The Maze Runner
What’s intriguing about “The Maze Runner”–for a long time, at least–is the way it tells us a story we think we’ve heard countless times before…
TORONTO, Ont. -- “The Walker” is another of Paul Schrader’s “man in a room” films, and his best film since “Affliction” (1997). It’s a fascinating character study with as fine a performance as Woody Harrelson has given, and certainly the most unexpected. Schrader defined the films as centering on the image of a man in a room preparing to go out and do something, and then doing it, while remaining focused by his preparation. That would define Schrader’s “American Gigolo” (1980), with Richard Gere in training for his profession as a professional lover of women. And “Light Sleeper” (1992), with Willem Dafoe as a drug dealer who is also a recovering addict.
And now here is Harrelson as Carter Page III, a paid escort, or “walker,” for rich society women in Washington D.C. Impeccably dressed, charming, kind, friendly, the son and grandson of great men, he is a homosexual who has a lover but genuinely likes the women of a certain age who appear on his arm at social functions. He goes shopping with them, plays in their canasta games, shares gossip, and one day does one favor too many.
Kristin Scott Thomas plays the wife of a senator; she sometimes visits a male prostitute for sex. Page drives her and waits for her, and understands. One day when she arrives at the prostitute’s luxurious Georgetown apartment, she finds his throat slashed. To report her discovery would destroy her reputation and her husband’s. So Carter drives her home, returns, and calls the police himself.
He immediately becomes the prime suspect in the murder. In “Gigolo” and “Sleeper,” the heroes were also implicated in crimes, because of the nature of their work and the goodness of their natures. Harrelson plays Page as a guarded, essentially shy man, soft- spoken, with an amused Southern drawl, using a hairpiece to cover his baldness, knowledgeable about the lines of power, money and sex in the capitol, vulnerable because of his profession. The movie surrounds him with ladies of middle and upper ages (Lauren Bacall, Mary Beth Hurt, Lily Tomlin) and portrays his world with a sociologist’s precision. It is fascinating.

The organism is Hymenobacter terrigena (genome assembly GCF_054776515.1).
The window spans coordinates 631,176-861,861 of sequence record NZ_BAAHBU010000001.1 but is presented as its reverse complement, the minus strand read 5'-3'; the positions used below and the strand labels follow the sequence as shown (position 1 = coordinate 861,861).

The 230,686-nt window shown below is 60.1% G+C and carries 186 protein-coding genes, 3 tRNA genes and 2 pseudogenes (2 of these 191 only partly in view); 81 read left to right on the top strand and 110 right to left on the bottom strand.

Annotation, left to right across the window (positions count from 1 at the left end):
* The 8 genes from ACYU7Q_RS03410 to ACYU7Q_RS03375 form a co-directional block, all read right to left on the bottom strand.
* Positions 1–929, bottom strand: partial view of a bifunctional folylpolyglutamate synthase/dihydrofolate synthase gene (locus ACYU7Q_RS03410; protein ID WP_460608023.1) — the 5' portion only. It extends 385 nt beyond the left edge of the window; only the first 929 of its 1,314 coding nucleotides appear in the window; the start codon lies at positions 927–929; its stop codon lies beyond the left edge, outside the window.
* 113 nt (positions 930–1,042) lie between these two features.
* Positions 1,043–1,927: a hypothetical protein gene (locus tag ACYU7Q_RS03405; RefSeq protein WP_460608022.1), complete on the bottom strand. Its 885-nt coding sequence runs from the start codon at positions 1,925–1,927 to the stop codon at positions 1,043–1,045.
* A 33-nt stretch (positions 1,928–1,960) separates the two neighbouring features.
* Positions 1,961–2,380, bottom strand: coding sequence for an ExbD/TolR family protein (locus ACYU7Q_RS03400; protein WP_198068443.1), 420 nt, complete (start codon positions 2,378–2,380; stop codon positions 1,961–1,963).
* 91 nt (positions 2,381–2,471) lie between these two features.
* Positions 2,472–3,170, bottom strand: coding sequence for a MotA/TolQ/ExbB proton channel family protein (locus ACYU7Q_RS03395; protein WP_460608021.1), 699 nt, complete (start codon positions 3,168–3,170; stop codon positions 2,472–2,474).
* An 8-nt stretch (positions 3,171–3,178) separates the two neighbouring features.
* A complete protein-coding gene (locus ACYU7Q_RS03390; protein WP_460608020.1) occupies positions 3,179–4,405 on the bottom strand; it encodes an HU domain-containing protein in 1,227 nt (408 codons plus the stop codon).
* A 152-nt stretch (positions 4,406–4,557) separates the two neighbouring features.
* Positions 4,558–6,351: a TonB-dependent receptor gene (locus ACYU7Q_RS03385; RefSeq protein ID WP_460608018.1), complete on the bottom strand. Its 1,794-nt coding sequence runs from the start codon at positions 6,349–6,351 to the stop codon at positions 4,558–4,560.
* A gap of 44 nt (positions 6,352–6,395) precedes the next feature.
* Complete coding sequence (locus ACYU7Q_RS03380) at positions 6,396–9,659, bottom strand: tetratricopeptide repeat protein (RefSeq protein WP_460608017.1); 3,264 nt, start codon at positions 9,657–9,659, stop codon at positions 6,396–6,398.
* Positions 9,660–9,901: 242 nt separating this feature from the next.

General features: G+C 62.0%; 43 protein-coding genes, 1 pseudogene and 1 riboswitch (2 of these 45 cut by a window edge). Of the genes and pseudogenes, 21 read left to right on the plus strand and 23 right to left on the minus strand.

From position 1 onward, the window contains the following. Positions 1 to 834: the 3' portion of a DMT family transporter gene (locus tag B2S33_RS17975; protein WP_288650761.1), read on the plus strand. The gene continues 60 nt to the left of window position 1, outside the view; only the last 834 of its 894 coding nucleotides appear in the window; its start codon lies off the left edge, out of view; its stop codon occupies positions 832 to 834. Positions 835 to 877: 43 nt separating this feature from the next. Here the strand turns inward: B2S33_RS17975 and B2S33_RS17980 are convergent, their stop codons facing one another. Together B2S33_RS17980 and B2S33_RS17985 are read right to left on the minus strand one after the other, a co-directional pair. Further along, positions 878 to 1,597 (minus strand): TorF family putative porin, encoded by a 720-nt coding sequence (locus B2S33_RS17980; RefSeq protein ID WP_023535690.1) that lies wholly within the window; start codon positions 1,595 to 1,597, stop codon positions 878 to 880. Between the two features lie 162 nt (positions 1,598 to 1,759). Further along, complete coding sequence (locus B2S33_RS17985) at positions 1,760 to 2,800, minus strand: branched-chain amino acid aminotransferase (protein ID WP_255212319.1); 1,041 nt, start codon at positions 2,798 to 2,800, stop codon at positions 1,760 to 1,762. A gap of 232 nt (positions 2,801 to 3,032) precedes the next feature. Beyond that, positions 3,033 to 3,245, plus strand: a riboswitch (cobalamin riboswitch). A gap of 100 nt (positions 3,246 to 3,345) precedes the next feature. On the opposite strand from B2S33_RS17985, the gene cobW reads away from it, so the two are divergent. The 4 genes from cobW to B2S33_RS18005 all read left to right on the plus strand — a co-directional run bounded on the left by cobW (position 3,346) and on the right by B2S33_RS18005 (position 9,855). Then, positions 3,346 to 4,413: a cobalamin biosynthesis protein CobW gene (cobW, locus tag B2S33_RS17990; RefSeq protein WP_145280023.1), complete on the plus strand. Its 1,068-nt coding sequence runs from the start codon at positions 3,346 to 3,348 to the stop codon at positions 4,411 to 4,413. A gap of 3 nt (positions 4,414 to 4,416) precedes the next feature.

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Sidney Lumet, at 83, may be the oldest director with a film at Toronto this year, but his films are always sharp-edged and constructed with a taut urgency, and now he has made a crime film as good, in its own way, as his “Dog Day Afternoon,” “The Verdict,” “Find Me Guilty” and “Serpico.”
Like those films, like all of his crime films, “Before the Devil Knows You're Dead” shakes off the conventions of genre and becomes a study of character. It uses, as Lumet likes to do, superb actors: Philip Seymour Hoffman and Ethan Hawke as brothers, Albert Finney as their father, Marisa Tomei as Hoffman’s wife, Rosemary Harris as Finney’s wife, and Amy Ryan as Hawke’s ex-wife. The brothers both face financial emergencies, and Hoffman concocts a plan to stick up their family’s suburban jewelry store on a Saturday morning, when the staff will be one old lady. His plan: No guns, no muss, no fuss, dad gets reimbursed by insurance, nobody’s a loser, and their problems are over.
The plan does not quite work out. The first screenplay by Kelly Masterson uses interlocking flashbacks to see the plan and the problems gradually swelling toward critical mass. And what is so good about the film is the depth of the characters, of the brothers (one nursing old wounds, the other feckless), the father (Finney sounds the depths of the man’s soul) and Tomei (whose marriage is coming apart and she doesn’t know why). Lumet started in TV in 1951. His career directing feature films began with the masterpiece “12 Angry Men” (1957), and he hasn’t lost one beat in 50 years.
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And if we’re discussing performances, let us now praise “I'm Not There,” a film about a famous man, Bob Dylan. Todd Haynes (“Far from Heaven”) takes an enormous risk and makes a brilliant, if seemingly impossible, film starring six actors as the mysterious cultural icon. Who is Dylan? How many selves does he have? Why are we so fascinated by such questions?
The actors: Christian Bale, Cate Blanchett, Marcus Carl Franklin, Richard Gere, Heath Ledger, and Bert Whishaw. Oddly enough, it is Blanchett who looks and seems the most like Dylan, especially at the time of the documentary “Don't Look Back,” from which it approximates several scenes including a heated exchange with a British journalist.
The more Dylanology you know, the more references you’ll catch, although the film mostly works even without expertise on Dylan; the great man authorized use of his songs and performances throughout the movie, and turns up briefly at the end (although, dazzled by so many other Dylans, you may miss the real thing). I liked Haynes’ use of young African-American boy (Marcus Carl Franklin, son of the director Carl Franklin) as the first of the Dylans, who introduces himself as Dylan’s idol, Woody Guthrie. The others are effective in one way of another, except for Richard Gere, who appears as Dylan/ Billy the Kid, a cross-reference to Kris Kristofferson’s famous success in persuading Sam Peckinpah to cast Dylan in “Pat Garrett and Billy the Kid” (1973), although not as Billy.
Look at it this way, though: In addition to all the ways it works and the few ways it doesn’t, “I'm Not There" is an experimental Dylan musical in the season that has also given us “Across the Universe” for the Beatles.
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